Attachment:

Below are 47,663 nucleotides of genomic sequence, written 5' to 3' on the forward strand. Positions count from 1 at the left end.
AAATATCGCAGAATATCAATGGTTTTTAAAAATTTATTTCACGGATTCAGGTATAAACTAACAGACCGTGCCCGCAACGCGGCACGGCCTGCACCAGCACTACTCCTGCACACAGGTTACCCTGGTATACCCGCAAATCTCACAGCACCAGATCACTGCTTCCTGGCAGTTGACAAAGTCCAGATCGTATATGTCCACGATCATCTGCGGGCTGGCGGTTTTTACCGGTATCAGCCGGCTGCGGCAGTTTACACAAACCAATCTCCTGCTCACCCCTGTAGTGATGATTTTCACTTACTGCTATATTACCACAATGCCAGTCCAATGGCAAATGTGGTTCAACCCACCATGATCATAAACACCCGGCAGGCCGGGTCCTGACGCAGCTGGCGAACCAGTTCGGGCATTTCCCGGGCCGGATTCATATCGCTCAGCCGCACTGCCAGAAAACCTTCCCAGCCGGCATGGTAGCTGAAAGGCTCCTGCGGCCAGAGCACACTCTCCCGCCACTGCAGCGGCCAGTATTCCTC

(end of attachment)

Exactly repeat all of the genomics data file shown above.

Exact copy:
Below are 47,663 nucleotides of genomic sequence, written 5' to 3' on the forward strand. Positions count from 1 at the left end.
AAATATCGCAGAATATCAATGGTTTTTAAAAATTTATTTCACGGATTCAGGTATAAACTAACAGACCGTGCCCGCAACGCGGCACGGCCTGCACCAGCACTACTCCTGCACACAGGTTACCCTGGTATACCCGCAAATCTCACAGCACCAGATCACTGCTTCCTGGCAGTTGACAAAGTCCAGATCGTATATGTCCACGATCATCTGCGGGCTGGCGGTTTTTACCGGTATCAGCCGGCTGCGGCAGTTTACACAAACCAATCTCCTGCTCACCCCTGTAGTGATGATTTTCACTTACTGCTATATTACCACAATGCCAGTCCAATGGCAAATGTGGTTCAACCCACCATGATCATAAACACCCGGCAGGCCGGGTCCTGACGCAGCTGGCGAACCAGTTCGGGCATTTCCCGGGCCGGATTCATATCGCTCAGCCGCACTGCCAGAAAACCTTCCCAGCCGGCATGGTAGCTGAAAGGCTCCTGCGGCCAGAGCACACTCTCCCGCCACTGCAGCGGCCAGTATTCCTC